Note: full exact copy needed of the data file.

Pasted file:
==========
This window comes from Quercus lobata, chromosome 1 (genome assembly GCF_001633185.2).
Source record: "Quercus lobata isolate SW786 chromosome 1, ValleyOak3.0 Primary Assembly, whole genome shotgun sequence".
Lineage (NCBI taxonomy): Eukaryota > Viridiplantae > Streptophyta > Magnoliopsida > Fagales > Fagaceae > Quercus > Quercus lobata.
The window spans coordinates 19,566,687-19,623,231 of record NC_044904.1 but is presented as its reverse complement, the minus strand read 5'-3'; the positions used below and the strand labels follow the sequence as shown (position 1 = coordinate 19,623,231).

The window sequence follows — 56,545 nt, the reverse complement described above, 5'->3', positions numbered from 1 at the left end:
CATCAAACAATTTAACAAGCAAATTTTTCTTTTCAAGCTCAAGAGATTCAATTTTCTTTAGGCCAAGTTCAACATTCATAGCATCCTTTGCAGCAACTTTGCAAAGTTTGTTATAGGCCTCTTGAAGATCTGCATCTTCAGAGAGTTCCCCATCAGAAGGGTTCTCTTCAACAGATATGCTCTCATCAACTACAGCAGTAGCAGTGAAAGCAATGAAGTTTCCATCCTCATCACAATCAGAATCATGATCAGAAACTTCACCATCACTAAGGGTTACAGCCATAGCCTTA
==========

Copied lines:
This window comes from Quercus lobata, chromosome 1 (genome assembly GCF_001633185.2).
Source record: "Quercus lobata isolate SW786 chromosome 1, ValleyOak3.0 Primary Assembly, whole genome shotgun sequence".
Lineage (NCBI taxonomy): Eukaryota > Viridiplantae > Streptophyta > Magnoliopsida > Fagales > Fagaceae > Quercus > Quercus lobata.
The window spans coordinates 19,566,687-19,623,231 of record NC_044904.1 but is presented as its reverse complement, the minus strand read 5'-3'; the positions used below and the strand labels follow the sequence as shown (position 1 = coordinate 19,623,231).

The window sequence follows — 56,545 nt, the reverse complement described above, 5'->3', positions numbered from 1 at the left end:
CATCAAACAATTTAACAAGCAAATTTTTCTTTTCAAGCTCAAGAGATTCAATTTTCTTTAGGCCAAGTTCAACATTCATAGCATCCTTTGCAGCAACTTTGCAAAGTTTGTTATAGGCCTCTTGAAGATCTGCATCTTCAGAGAGTTCCCCATCAGAAGGGTTCTCTTCAACAGATATGCTCTCATCAACTACAGCAGTAGCAGTGAAAGCAATGAAGTTTCCATCCTCATCACAATCAGAATCATGATCAGAAACTTCACCATCACTAAGGGTTACAGCCATAGCCTTA